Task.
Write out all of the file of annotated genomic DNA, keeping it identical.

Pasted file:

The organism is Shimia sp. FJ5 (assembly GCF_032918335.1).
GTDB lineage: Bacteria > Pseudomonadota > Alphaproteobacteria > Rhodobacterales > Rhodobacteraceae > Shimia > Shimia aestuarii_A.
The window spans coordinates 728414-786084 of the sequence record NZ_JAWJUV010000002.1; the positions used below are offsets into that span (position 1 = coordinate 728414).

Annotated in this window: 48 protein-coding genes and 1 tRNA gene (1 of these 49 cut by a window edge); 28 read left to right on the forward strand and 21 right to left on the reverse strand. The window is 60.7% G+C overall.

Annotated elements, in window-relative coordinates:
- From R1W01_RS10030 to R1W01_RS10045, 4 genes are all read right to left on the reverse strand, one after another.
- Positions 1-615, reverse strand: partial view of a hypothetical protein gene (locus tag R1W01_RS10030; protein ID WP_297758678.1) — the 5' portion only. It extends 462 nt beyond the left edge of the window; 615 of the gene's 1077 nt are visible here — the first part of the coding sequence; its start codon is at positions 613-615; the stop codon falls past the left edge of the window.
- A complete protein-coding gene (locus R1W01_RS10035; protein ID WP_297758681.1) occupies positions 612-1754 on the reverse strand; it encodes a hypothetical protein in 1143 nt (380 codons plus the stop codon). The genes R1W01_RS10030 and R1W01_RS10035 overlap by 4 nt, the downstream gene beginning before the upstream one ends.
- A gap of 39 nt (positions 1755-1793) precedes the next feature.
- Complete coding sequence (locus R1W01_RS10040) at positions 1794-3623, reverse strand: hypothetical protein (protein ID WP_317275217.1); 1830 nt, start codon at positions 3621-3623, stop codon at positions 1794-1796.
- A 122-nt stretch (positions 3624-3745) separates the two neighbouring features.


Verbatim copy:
The organism is Shimia sp. FJ5 (assembly GCF_032918335.1).
GTDB lineage: Bacteria > Pseudomonadota > Alphaproteobacteria > Rhodobacterales > Rhodobacteraceae > Shimia > Shimia aestuarii_A.
The window spans coordinates 728414-786084 of the sequence record NZ_JAWJUV010000002.1; the positions used below are offsets into that span (position 1 = coordinate 728414).

Annotated in this window: 48 protein-coding genes and 1 tRNA gene (1 of these 49 cut by a window edge); 28 read left to right on the forward strand and 21 right to left on the reverse strand. The window is 60.7% G+C overall.

Annotated elements, in window-relative coordinates:
- From R1W01_RS10030 to R1W01_RS10045, 4 genes are all read right to left on the reverse strand, one after another.
- Positions 1-615, reverse strand: partial view of a hypothetical protein gene (locus tag R1W01_RS10030; protein ID WP_297758678.1) — the 5' portion only. It extends 462 nt beyond the left edge of the window; 615 of the gene's 1077 nt are visible here — the first part of the coding sequence; its start codon is at positions 613-615; the stop codon falls past the left edge of the window.
- A complete protein-coding gene (locus R1W01_RS10035; protein ID WP_297758681.1) occupies positions 612-1754 on the reverse strand; it encodes a hypothetical protein in 1143 nt (380 codons plus the stop codon). The genes R1W01_RS10030 and R1W01_RS10035 overlap by 4 nt, the downstream gene beginning before the upstream one ends.
- A gap of 39 nt (positions 1755-1793) precedes the next feature.
- Complete coding sequence (locus R1W01_RS10040) at positions 1794-3623, reverse strand: hypothetical protein (protein ID WP_317275217.1); 1830 nt, start codon at positions 3621-3623, stop codon at positions 1794-1796.
- A 122-nt stretch (positions 3624-3745) separates the two neighbouring features.